Author Topic: Under Raise and some Rule 31 questions  (Read 12335 times)

AleaLeedsCardRoom

  • TDA Member & Veteran Poster
  • ***
  • Posts: 58
Re: Under Raise
« Reply #15 on: March 26, 2010, 06:39:34 PM »
Very interesting conversation:)   And just to cause trouble...  If player A wished to raise, then what would his minimum raise be?  Would it be based on the under raise or player B's initial bet, or some mix of the two???

This has been bugging me for some time and now seems like a good time to ask:)

Lewis

Nick C

  • TDA Member & Veteran Poster
  • ***
  • Posts: 3172
    • http://www.pokertda.com/forum/index.php?action=profile;u=557;sa=forumProfile
Re: Under Raise
« Reply #16 on: March 26, 2010, 07:09:29 PM »
Lewis,

 I would like to respond but I need to know the exact example that you are refering to. Sorry.

Nick C

Nick C

  • TDA Member & Veteran Poster
  • ***
  • Posts: 3172
    • http://www.pokertda.com/forum/index.php?action=profile;u=557;sa=forumProfile
Re: Under Raise
« Reply #17 on: March 27, 2010, 02:56:56 AM »
Lewis,

  I thought that I would give you this explanation. Assuming that the game is no-limit or pot-limit. Once a player checks he can only call or fold an all-in player that goes in with less than a minimum bet. The minimum bet is at least the size of the big blind. Example; No-limit blinds $200/$400, on the turn, player A checks, player B checks and player C goes all-in for $350, when the action returns to player A he can only call, if he calls (or even folds) the same option is available to player B (who also checked) unless another player makes a full bet of at least the required amount of $50 more bringing the total bet to $400.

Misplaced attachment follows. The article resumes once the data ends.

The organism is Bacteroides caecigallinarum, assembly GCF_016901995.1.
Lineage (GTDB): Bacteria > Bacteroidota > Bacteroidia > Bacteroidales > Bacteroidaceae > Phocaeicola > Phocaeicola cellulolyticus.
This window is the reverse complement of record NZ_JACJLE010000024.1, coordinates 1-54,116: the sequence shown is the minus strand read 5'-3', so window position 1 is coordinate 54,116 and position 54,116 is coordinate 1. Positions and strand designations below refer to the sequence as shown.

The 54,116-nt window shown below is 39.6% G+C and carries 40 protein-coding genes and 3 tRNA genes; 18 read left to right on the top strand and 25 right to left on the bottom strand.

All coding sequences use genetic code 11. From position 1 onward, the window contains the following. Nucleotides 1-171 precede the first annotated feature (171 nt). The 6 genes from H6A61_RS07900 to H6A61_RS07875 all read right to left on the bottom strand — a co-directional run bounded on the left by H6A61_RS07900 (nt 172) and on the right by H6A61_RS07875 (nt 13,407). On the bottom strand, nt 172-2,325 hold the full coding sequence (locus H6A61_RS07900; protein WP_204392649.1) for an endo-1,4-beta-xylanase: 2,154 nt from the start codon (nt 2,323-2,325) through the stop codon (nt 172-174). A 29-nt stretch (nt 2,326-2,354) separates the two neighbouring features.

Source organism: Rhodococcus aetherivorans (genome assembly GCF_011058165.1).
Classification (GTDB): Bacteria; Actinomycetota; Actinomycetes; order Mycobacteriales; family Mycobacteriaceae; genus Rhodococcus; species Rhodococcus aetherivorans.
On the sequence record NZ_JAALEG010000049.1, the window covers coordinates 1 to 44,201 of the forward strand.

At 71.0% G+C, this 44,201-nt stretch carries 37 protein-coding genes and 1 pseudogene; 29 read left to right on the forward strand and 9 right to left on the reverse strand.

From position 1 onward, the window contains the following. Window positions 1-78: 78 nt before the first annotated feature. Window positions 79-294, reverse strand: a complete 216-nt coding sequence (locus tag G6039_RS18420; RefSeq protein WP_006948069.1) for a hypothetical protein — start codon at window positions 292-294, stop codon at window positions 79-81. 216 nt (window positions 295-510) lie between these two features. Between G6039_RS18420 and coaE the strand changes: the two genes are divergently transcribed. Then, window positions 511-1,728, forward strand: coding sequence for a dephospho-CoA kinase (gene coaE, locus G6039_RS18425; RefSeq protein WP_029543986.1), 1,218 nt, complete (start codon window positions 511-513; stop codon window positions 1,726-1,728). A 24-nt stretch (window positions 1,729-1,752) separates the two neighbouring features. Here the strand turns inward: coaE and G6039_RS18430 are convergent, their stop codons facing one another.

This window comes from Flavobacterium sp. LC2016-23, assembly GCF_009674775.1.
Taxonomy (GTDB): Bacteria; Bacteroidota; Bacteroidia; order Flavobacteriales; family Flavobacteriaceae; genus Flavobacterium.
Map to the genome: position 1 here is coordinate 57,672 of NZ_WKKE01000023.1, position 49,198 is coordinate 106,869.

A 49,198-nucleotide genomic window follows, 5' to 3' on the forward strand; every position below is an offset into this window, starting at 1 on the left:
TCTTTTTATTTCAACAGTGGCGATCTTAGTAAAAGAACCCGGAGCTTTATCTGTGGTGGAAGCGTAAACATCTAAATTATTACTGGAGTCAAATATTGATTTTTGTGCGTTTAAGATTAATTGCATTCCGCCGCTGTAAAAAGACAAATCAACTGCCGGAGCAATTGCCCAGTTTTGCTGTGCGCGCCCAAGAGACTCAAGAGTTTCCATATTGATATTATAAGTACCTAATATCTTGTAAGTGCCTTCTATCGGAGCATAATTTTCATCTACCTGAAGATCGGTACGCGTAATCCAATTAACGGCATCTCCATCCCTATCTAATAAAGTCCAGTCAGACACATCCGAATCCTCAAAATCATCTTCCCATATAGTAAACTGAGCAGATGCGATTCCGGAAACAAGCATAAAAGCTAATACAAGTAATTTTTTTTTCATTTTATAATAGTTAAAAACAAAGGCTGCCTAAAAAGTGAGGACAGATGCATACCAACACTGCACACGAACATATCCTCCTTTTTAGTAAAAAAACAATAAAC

The more complex situation is when a player makes a wager and the all-in player raises with less than 100% of the required raise. Lets look at the example above. Player A checks, player B bets $400 (the minimum required bet) and player C raises and goes all-in with $700 (not 100% of the $400 bet). In this case, the betting was reopened to player A because of the initial bet by player B. Look at it this way, if player C folded, wouldn't player A have the right to check-raise? Of course. This is the best I can do. Remember, other games with fixed bets and structure bet games have different rules for raising. In any form of poker a raise must be at least the size of the bet, or the size of the raise in front of you. Unless you are all-in. I guess I will never be able to get away from these examples, they are almost as boring as the "bad beat" stories that we all have to hear.

Thanks for listening....I hope this makes sense.
Nick C
« Last Edit: January 23, 2013, 07:47:58 AM by Nick C »

AleaLeedsCardRoom

  • TDA Member & Veteran Poster
  • ***
  • Posts: 58
Re: Under Raise
« Reply #18 on: March 27, 2010, 12:13:27 PM »
Thanks, that does make sense, however I am confused about what amount playerA's minimum raise would be.
Consider my own example, with blinds at 100/200, after the flop:
Player A checks
Player B bets 500
Player C calls
Player D all in for 800
Action then folds round to player A.

My understanding is that player A can re raise but players B&C cannot unless player A does.

My question is, what is the minimum that player A can raise by in this situation, would it be...
To 1000  (500 more than player B's bet)
To 1300 (500 more that [player D's all in)
Or to 1100 (300 more than player D's all in)

Sorry for such a ramble.

Thanks
Lewis

MikeB

  • Administrator
  • TDA Member & Veteran Poster
  • *****
  • Posts: 1080
Re: Under Raise
« Reply #19 on: March 27, 2010, 12:28:27 PM »
I guess I'm not expressing the situation properly and please, correct me if I'm wrong. Before I try again; the last line in rule #31 is what I question; an all-in wager of less than a full raise (which the $490 wager of player C qualifies as because it would have to be a raise to $500) would not reopen the betting to a player who has already acted. When you consider that player A did act first by checking. Why should he not be allowed to raise player B's initial wager of $250? Thanks for your response Nick C